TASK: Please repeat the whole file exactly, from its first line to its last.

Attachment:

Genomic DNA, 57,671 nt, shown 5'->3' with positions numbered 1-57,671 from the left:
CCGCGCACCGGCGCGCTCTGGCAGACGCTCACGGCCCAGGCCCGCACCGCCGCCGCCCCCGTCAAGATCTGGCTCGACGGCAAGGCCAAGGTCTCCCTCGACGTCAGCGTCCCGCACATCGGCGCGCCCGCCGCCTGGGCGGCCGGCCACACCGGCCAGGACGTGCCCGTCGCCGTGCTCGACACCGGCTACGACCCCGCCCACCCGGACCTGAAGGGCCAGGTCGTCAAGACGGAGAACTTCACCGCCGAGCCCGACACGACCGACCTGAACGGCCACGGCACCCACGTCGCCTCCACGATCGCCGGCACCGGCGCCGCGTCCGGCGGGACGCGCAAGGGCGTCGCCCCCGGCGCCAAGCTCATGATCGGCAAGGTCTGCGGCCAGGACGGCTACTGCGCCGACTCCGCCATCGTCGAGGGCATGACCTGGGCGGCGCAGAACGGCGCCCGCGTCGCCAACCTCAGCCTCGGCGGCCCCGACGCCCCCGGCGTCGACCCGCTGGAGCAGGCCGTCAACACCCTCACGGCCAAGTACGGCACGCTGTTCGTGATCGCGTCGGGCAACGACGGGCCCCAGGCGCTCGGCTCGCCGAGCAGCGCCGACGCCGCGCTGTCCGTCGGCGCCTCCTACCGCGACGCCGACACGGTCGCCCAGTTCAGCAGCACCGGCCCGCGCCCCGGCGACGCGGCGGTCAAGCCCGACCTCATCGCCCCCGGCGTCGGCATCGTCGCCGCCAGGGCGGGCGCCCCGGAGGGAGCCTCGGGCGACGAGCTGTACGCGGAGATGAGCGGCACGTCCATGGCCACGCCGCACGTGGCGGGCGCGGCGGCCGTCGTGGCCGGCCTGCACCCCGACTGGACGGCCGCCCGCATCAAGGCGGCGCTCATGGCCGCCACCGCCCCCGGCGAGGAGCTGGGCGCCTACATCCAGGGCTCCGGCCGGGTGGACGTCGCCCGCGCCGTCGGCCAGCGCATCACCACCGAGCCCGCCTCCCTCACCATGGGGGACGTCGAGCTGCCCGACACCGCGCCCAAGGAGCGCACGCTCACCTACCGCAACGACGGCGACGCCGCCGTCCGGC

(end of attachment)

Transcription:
Genomic DNA, 57,671 nt, shown 5'->3' with positions numbered 1-57,671 from the left:
CCGCGCACCGGCGCGCTCTGGCAGACGCTCACGGCCCAGGCCCGCACCGCCGCCGCCCCCGTCAAGATCTGGCTCGACGGCAAGGCCAAGGTCTCCCTCGACGTCAGCGTCCCGCACATCGGCGCGCCCGCCGCCTGGGCGGCCGGCCACACCGGCCAGGACGTGCCCGTCGCCGTGCTCGACACCGGCTACGACCCCGCCCACCCGGACCTGAAGGGCCAGGTCGTCAAGACGGAGAACTTCACCGCCGAGCCCGACACGACCGACCTGAACGGCCACGGCACCCACGTCGCCTCCACGATCGCCGGCACCGGCGCCGCGTCCGGCGGGACGCGCAAGGGCGTCGCCCCCGGCGCCAAGCTCATGATCGGCAAGGTCTGCGGCCAGGACGGCTACTGCGCCGACTCCGCCATCGTCGAGGGCATGACCTGGGCGGCGCAGAACGGCGCCCGCGTCGCCAACCTCAGCCTCGGCGGCCCCGACGCCCCCGGCGTCGACCCGCTGGAGCAGGCCGTCAACACCCTCACGGCCAAGTACGGCACGCTGTTCGTGATCGCGTCGGGCAACGACGGGCCCCAGGCGCTCGGCTCGCCGAGCAGCGCCGACGCCGCGCTGTCCGTCGGCGCCTCCTACCGCGACGCCGACACGGTCGCCCAGTTCAGCAGCACCGGCCCGCGCCCCGGCGACGCGGCGGTCAAGCCCGACCTCATCGCCCCCGGCGTCGGCATCGTCGCCGCCAGGGCGGGCGCCCCGGAGGGAGCCTCGGGCGACGAGCTGTACGCGGAGATGAGCGGCACGTCCATGGCCACGCCGCACGTGGCGGGCGCGGCGGCCGTCGTGGCCGGCCTGCACCCCGACTGGACGGCCGCCCGCATCAAGGCGGCGCTCATGGCCGCCACCGCCCCCGGCGAGGAGCTGGGCGCCTACATCCAGGGCTCCGGCCGGGTGGACGTCGCCCGCGCCGTCGGCCAGCGCATCACCACCGAGCCCGCCTCCCTCACCATGGGGGACGTCGAGCTGCCCGACACCGCGCCCAAGGAGCGCACGCTCACCTACCGCAACGACGGCGACGCCGCCGTCCGGC